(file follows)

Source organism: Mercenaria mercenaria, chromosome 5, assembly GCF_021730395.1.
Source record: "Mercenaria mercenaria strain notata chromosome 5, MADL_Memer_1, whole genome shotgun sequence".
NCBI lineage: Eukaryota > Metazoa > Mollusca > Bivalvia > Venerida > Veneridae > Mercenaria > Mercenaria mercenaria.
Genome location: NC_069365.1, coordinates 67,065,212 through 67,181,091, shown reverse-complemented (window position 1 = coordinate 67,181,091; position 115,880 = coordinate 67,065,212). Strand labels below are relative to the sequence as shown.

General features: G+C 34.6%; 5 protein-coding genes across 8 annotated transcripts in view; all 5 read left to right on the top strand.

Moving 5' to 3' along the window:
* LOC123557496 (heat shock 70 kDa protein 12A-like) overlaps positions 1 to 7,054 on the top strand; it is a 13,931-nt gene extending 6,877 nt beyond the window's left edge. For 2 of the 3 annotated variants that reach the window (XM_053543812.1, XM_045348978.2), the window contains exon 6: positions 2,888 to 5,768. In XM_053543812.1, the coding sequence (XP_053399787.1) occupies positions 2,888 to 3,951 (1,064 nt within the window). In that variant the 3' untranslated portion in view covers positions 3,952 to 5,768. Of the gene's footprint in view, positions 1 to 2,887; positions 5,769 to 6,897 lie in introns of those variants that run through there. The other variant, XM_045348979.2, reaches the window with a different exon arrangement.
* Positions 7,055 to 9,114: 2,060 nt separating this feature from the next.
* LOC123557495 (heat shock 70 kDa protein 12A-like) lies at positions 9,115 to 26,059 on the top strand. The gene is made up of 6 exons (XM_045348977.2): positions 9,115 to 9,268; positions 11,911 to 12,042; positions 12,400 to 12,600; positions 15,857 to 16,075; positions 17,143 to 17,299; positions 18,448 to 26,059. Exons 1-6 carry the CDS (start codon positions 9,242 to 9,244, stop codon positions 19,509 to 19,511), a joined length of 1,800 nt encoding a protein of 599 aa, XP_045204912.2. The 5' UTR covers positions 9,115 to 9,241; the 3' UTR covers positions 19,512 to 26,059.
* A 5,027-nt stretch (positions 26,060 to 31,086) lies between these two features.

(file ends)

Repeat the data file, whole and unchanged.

Source organism: Mercenaria mercenaria, chromosome 5, assembly GCF_021730395.1.
Source record: "Mercenaria mercenaria strain notata chromosome 5, MADL_Memer_1, whole genome shotgun sequence".
NCBI lineage: Eukaryota > Metazoa > Mollusca > Bivalvia > Venerida > Veneridae > Mercenaria > Mercenaria mercenaria.
Genome location: NC_069365.1, coordinates 67,065,212 through 67,181,091, shown reverse-complemented (window position 1 = coordinate 67,181,091; position 115,880 = coordinate 67,065,212). Strand labels below are relative to the sequence as shown.

General features: G+C 34.6%; 5 protein-coding genes across 8 annotated transcripts in view; all 5 read left to right on the top strand.

Moving 5' to 3' along the window:
* LOC123557496 (heat shock 70 kDa protein 12A-like) overlaps positions 1 to 7,054 on the top strand; it is a 13,931-nt gene extending 6,877 nt beyond the window's left edge. For 2 of the 3 annotated variants that reach the window (XM_053543812.1, XM_045348978.2), the window contains exon 6: positions 2,888 to 5,768. In XM_053543812.1, the coding sequence (XP_053399787.1) occupies positions 2,888 to 3,951 (1,064 nt within the window). In that variant the 3' untranslated portion in view covers positions 3,952 to 5,768. Of the gene's footprint in view, positions 1 to 2,887; positions 5,769 to 6,897 lie in introns of those variants that run through there. The other variant, XM_045348979.2, reaches the window with a different exon arrangement.
* Positions 7,055 to 9,114: 2,060 nt separating this feature from the next.
* LOC123557495 (heat shock 70 kDa protein 12A-like) lies at positions 9,115 to 26,059 on the top strand. The gene is made up of 6 exons (XM_045348977.2): positions 9,115 to 9,268; positions 11,911 to 12,042; positions 12,400 to 12,600; positions 15,857 to 16,075; positions 17,143 to 17,299; positions 18,448 to 26,059. Exons 1-6 carry the CDS (start codon positions 9,242 to 9,244, stop codon positions 19,509 to 19,511), a joined length of 1,800 nt encoding a protein of 599 aa, XP_045204912.2. The 5' UTR covers positions 9,115 to 9,241; the 3' UTR covers positions 19,512 to 26,059.
* A 5,027-nt stretch (positions 26,060 to 31,086) lies between these two features.